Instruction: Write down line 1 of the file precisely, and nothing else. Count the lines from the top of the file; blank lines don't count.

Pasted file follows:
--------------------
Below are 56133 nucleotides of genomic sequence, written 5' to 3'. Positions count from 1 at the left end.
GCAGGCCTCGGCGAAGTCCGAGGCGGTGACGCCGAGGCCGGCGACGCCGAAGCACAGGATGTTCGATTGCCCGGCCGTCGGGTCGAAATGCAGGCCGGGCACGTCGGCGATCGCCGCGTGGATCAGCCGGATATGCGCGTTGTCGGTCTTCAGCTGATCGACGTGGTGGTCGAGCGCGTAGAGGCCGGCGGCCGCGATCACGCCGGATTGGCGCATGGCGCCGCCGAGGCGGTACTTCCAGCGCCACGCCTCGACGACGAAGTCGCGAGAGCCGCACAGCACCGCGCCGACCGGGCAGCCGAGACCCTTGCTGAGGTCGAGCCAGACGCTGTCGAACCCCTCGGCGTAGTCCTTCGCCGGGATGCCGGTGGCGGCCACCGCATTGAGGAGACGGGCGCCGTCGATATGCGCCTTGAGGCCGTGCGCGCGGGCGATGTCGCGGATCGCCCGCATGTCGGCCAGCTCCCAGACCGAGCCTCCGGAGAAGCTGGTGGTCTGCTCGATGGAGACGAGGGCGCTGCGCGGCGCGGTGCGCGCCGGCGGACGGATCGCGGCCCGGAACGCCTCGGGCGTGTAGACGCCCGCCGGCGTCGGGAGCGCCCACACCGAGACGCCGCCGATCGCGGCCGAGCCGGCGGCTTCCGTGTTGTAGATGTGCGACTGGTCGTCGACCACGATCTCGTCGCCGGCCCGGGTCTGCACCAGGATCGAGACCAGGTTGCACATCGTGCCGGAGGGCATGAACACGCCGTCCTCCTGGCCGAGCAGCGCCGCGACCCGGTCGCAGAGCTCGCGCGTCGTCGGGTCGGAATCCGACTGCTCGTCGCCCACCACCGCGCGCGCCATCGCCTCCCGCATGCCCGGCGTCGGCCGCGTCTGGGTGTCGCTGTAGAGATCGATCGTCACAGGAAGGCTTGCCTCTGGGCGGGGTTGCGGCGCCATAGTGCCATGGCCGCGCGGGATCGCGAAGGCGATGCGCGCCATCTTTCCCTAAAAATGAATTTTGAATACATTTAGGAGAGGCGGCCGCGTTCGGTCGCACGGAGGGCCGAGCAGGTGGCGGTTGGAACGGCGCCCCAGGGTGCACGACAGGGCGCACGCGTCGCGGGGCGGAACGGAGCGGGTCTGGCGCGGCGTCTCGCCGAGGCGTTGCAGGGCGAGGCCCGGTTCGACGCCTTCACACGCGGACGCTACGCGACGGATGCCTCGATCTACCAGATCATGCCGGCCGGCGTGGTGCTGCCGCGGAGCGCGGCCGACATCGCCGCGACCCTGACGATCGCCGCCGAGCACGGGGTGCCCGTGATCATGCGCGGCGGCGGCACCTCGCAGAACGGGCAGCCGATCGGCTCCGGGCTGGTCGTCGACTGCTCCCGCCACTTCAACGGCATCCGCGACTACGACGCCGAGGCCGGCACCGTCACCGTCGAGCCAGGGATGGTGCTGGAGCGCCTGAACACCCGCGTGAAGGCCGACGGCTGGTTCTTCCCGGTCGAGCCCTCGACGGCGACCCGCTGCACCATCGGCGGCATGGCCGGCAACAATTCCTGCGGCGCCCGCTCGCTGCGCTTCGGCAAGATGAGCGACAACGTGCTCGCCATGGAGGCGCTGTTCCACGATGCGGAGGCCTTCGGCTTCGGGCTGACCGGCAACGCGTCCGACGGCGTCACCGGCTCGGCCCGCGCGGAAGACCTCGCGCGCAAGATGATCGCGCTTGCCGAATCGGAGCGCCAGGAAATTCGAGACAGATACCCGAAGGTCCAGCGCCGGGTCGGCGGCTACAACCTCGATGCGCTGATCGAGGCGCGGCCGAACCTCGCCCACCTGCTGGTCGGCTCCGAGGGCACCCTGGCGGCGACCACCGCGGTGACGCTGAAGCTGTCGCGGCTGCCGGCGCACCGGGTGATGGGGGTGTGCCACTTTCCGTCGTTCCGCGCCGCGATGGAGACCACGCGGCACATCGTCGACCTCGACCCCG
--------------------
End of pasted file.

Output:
Below are 56133 nucleotides of genomic sequence, written 5' to 3'. Positions count from 1 at the left end.